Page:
RSN Fundraising Banner
Toni Morrison, Peerless American Novelist and Nobel Laureate, Has Died at 88
Written by <a href="index.php?option=com_comprofiler&task=userProfile&user=47026"><span class="small">Aja Romano, Vox</span></a>   
Tuesday, 06 August 2019 13:43

Romano writes: "Nobel laureate Toni Morrison died Monday night at the age of 88, her family and publisher Knopf has confirmed."

Novelist Toni Morrison discusses her venture into playwriting in Albany, New York, on December 23, 1985. (photo: Bettmann/Getty Images)
Novelist Toni Morrison discusses her venture into playwriting in Albany, New York, on December 23, 1985. (photo: Bettmann/Getty Images)


Toni Morrison, Peerless American Novelist and Nobel Laureate, Has Died at 88

By Aja Romano, Vox

06 August 19


Through masterworks like Beloved, Morrison explored America’s fractured identity.

obel laureate Toni Morrison died Monday night at the age of 88, her family and publisher Knopf has confirmed. Morrison, who was the first black woman in history to win the Nobel Prize for Literature, was a legendary novelist and playwright whose work explored American identity, often through overlapping, fractured lenses of racial and gender identity.

“It is with profound sadness we share that, following a short illness, our adored mother and grandmother, Toni Morrison, passed away peacefully last night surrounded by family and friends,” the Morrison family said in a statement. “She was an extremely devoted mother, grandmother, and aunt who reveled in being with her family and friends. The consummate writer who treasured the written word, whether her own, her students, or others, she read voraciously and was most at home when writing. Although her passing represents a tremendous loss, we are grateful she had a long, well lived life.”

Born in Ohio in 1931, Morrison (born Chloe Anthony Wofford) grew up working-class, as the daughter of parents whose families had moved north fleeing Southern racism. She studied at Howard University and Cornell University and became a teacher and an editor for Random House after getting her master’s in English. As the publisher’s first black female senior editor, Morrison helped to publicize the works of important black writers like Chinua Achebe and Angela Davis.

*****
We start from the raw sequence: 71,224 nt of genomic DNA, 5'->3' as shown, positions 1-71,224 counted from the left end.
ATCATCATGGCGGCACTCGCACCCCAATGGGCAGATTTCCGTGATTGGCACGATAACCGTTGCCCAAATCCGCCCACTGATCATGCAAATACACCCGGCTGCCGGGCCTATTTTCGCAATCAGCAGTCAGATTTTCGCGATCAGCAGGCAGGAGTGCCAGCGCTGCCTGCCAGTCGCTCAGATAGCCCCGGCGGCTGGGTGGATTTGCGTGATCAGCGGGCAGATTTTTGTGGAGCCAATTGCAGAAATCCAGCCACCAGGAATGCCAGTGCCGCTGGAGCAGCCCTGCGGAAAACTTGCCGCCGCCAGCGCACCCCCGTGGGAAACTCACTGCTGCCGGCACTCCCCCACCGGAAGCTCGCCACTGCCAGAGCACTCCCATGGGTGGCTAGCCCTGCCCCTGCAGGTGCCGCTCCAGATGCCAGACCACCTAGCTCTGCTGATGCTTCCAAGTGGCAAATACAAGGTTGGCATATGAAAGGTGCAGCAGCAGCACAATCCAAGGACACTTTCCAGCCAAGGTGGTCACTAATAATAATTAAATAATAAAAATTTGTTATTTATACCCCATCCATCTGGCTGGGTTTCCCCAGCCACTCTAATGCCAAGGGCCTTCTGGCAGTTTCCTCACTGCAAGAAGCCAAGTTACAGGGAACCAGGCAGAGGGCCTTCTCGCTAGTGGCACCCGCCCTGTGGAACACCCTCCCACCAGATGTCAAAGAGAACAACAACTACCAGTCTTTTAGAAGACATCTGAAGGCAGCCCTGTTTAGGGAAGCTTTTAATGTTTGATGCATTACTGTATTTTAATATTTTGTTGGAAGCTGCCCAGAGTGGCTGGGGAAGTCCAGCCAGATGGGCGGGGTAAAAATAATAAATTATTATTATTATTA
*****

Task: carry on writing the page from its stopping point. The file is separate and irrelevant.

Morrison didn’t publish her own novels until she was nearly 40, however. But her first novel, The Bluest Eye (1970), has come to be considered a classic; her second, Sula (1975), was nominated for the National Book Award and brought her critical and popular acclaim that never faded. Beloved, the 1988 novel that viscerally depicts the psychological impact of slavery through the story of a woman who kills her child rather than force her to endure a life of enslavement, was the rare national bestseller that was also hailed as a literary masterwork. When it failed to win the National Book Award, a litany of prestigious black writers, including Maya Angelou, Ernest J. Gaines, and Davis, protested the glaring oversight, calling Morrison a writer of “international stature.” Her failure to receive her just due in American literary awards highlighted “the legitimate need for our own critical voice in relation to our own literature.”